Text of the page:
Watch LIVE

Obama Makes This Demand of Muslim Leaders


"That is something that has to come from within the Muslim community."

President Barack Obama gestures during a press conference following the G20 summit in Antalya on November 16, 2015. US President Barack Obama said November 16 the United States had no precise intelligence warning of the Paris bombing and shooting attacks that have been claimed by Islamic State group jihadists. The United States has agreed to speed up its sharing of military intelligence with France to try to avert such assaults, the US leader added in a news conference after a summit in Turkey. AFP PHOTO /OZAN KOSE (Photo credit should read OZAN KOSE/AFP/Getty Images)

Speaking about the terrorist attacks in Paris, President Barack Obama said that it is time the Muslim community step up and challenge the narrative of extremists claiming to represent their religion.

“I do think that Muslims around the world — religious leaders, political leaders, ordinary people — have to ask very serious questions about how did these extremist ideologies take root,” Obama said Monday during a press conference to wrap up the G20 conference in Turkey. “Even if it is only affecting a very small fraction of the population, it is real and it is dangerous and it has built up over time — and with social media it is now accelerating.”

President Barack Obama gestures during a press conference following the G-20 summit in Antalya Monday. (Ozan Kose/AFP/Getty Images)

Obama, speaking in a predominantly Muslim country, was very clear that most Muslims are not violent extremists — a message he has delivered repeatedly during his administration. But he has rarely criticized the peaceful Muslim community for failing to speak out.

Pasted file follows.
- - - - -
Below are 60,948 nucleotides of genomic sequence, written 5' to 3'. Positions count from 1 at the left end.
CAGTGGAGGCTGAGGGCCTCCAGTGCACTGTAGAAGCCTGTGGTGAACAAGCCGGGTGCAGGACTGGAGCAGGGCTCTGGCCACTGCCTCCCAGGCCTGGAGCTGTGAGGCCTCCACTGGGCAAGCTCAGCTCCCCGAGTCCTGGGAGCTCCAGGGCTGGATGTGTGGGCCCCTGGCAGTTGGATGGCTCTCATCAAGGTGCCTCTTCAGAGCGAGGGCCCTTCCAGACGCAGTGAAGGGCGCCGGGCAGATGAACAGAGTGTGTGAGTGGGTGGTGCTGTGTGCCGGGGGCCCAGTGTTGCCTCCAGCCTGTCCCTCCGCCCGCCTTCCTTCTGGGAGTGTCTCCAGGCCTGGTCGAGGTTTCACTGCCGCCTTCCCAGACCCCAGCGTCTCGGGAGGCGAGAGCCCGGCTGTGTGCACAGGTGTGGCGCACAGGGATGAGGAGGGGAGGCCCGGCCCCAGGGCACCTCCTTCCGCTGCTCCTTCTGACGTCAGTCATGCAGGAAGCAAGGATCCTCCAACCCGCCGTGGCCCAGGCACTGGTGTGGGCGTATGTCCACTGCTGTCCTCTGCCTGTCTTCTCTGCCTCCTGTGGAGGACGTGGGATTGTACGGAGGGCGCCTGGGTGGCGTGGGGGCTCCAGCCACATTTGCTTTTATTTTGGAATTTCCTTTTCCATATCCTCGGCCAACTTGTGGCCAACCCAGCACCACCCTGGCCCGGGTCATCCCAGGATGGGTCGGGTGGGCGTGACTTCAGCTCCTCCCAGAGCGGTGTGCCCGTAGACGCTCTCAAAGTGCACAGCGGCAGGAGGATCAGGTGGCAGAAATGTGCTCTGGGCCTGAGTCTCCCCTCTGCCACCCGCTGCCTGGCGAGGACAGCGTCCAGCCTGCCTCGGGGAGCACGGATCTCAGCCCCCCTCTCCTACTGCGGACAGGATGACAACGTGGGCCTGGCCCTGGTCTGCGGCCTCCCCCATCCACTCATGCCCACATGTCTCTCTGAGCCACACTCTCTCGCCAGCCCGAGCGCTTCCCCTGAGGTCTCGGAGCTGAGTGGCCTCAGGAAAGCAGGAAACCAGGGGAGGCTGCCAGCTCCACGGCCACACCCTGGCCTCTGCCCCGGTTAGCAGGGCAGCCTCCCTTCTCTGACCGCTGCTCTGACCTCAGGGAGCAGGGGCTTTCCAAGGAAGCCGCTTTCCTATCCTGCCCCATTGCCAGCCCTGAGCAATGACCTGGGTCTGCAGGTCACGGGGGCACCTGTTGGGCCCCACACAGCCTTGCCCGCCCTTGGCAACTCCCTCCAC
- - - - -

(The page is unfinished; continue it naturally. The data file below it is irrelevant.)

“On one hand, non-Muslims cannot stereotype, but I also think the Muslim community has to think about how we make sure that children are not being infected with this twisted notion that somehow they can kill innocent people and that that is justified by religion,” Obama continued. “To some degree, that is something that has to come from within the Muslim community itself, and I think there have been times where there has not been enough pushback against extremism.”

The president said the pushback often is only Muslim leaders saying they don’t believe in violence rather than excoriating those who do.

“There are some who say, ‘Well, we don't believe in violence,’ but are not as willing to challenge some of the extremist thoughts or rationales for why Muslims feel oppressed," Obama said. "And I think those ideas have to be challenged.”

He also told reporters, “To the degree that anyone would equate the terrible actions that took place in Paris with the views of Islam, those kinds of stereotypes are counterproductive, they're wrong.”

“They will lead, I think, to greater recruitment into terrorist organizations over time if this becomes somehow defined as a 'Muslim problem' as opposed to a 'terrorist problem,'” Obama added.

Most recent
All Articles